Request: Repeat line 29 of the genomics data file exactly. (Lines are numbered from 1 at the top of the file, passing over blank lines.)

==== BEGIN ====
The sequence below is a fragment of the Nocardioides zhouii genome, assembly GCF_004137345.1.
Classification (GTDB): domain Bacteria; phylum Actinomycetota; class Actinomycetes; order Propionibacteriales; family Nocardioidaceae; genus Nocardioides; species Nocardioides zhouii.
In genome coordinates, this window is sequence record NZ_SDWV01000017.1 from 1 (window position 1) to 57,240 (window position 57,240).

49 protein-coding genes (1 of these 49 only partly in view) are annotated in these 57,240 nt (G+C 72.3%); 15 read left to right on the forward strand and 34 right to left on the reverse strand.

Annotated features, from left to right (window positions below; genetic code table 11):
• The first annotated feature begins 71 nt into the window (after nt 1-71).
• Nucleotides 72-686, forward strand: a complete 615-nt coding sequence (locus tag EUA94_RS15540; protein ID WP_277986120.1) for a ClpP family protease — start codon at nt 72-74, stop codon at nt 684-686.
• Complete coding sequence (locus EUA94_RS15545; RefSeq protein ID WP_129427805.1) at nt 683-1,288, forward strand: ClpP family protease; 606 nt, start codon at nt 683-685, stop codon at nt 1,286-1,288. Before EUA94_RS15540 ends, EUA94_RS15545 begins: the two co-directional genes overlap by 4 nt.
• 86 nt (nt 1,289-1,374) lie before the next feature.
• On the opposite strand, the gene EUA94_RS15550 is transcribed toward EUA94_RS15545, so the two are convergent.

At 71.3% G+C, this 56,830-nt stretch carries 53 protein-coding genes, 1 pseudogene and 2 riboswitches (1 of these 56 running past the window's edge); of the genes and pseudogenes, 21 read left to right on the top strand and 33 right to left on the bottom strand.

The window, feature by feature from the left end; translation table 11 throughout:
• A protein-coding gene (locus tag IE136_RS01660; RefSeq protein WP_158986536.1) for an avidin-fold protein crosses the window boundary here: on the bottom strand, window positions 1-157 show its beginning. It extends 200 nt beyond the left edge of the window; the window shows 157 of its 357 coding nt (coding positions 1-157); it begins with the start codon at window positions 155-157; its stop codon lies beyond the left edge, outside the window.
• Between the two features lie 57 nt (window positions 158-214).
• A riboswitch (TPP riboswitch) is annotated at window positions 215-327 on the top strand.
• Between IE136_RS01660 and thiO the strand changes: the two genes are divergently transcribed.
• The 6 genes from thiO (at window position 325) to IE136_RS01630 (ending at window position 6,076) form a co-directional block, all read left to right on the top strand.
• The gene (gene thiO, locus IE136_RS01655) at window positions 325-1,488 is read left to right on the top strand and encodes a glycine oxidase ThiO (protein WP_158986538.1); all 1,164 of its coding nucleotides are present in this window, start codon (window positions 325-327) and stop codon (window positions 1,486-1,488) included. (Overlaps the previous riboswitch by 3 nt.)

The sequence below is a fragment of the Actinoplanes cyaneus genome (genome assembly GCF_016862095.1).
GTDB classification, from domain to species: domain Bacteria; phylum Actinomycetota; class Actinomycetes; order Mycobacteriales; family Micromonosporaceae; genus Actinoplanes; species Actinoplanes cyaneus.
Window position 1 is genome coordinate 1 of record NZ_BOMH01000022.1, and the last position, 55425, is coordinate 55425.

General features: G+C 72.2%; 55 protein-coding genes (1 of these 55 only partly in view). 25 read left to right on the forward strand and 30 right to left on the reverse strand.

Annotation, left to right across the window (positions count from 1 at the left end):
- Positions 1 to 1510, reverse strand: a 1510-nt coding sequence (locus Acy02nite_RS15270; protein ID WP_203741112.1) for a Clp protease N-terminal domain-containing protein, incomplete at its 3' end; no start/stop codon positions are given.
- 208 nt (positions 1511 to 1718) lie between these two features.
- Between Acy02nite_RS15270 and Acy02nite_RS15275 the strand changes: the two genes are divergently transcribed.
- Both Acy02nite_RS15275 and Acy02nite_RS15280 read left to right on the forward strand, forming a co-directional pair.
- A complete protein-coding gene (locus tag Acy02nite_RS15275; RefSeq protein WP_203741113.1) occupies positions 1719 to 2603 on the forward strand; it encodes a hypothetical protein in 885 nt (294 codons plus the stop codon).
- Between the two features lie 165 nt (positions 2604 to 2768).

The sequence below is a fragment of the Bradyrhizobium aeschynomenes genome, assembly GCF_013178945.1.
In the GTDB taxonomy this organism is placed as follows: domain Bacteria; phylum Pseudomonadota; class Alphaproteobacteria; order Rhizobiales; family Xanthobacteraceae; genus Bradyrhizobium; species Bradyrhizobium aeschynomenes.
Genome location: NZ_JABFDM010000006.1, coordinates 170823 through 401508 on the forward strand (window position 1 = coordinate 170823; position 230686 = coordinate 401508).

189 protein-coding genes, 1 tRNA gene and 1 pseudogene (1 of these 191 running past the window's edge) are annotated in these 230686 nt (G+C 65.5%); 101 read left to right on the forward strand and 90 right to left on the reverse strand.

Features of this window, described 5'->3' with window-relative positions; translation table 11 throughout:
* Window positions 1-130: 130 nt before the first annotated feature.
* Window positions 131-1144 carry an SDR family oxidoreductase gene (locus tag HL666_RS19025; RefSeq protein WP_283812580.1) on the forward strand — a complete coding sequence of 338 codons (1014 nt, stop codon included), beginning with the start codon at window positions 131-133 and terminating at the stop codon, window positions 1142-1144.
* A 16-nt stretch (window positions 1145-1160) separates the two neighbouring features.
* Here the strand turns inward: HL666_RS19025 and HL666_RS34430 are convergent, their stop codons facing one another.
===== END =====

- Between the two features lie 165 nt (positions 2604 to 2768).